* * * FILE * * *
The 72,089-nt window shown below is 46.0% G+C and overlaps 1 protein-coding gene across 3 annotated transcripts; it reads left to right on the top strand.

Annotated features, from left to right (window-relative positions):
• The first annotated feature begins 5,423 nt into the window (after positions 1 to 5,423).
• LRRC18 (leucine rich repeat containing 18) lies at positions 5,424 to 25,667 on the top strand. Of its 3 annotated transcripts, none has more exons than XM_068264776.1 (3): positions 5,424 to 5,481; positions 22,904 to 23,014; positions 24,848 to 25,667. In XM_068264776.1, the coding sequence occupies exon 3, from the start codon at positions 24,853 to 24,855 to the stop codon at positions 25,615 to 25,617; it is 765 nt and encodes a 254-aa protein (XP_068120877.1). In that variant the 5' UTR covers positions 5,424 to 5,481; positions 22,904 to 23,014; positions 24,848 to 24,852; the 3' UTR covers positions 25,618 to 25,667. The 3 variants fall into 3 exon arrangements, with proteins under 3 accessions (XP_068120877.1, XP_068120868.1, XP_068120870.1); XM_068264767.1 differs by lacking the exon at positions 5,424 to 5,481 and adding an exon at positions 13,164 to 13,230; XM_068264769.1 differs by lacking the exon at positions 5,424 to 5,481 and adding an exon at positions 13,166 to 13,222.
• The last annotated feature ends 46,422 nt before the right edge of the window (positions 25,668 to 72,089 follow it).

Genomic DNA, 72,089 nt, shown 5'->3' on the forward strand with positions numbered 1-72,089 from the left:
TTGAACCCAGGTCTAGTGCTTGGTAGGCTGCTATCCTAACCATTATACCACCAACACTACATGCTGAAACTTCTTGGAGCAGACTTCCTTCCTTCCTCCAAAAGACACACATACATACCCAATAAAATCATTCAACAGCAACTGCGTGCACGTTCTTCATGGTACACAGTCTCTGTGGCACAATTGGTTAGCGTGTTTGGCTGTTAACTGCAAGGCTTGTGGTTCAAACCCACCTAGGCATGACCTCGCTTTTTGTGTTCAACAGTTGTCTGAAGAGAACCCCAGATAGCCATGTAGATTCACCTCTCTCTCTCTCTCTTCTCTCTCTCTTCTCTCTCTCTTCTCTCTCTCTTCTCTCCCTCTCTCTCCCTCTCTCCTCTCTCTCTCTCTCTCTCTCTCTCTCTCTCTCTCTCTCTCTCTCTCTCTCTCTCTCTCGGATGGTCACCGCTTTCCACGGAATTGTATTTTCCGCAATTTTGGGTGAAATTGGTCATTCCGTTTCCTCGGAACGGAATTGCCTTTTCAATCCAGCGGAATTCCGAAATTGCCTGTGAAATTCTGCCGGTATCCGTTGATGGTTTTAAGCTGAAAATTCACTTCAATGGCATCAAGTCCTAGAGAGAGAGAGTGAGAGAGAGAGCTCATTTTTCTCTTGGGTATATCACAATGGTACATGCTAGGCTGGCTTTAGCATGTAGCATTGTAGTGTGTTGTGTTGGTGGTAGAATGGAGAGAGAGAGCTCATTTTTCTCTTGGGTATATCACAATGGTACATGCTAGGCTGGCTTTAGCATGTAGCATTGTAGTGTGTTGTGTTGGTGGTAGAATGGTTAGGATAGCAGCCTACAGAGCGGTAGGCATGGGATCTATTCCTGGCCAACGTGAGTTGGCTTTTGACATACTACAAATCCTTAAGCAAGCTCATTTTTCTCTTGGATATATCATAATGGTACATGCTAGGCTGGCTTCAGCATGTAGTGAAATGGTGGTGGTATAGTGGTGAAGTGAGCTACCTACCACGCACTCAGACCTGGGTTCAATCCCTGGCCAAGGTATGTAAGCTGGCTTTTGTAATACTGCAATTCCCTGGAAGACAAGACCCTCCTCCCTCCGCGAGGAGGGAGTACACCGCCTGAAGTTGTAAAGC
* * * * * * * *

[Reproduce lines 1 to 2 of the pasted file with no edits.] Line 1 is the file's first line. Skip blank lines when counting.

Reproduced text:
The 72,089-nt window shown below is 46.0% G+C and overlaps 1 protein-coding gene across 3 annotated transcripts; it reads left to right on the top strand.

Annotated features, from left to right (window-relative positions):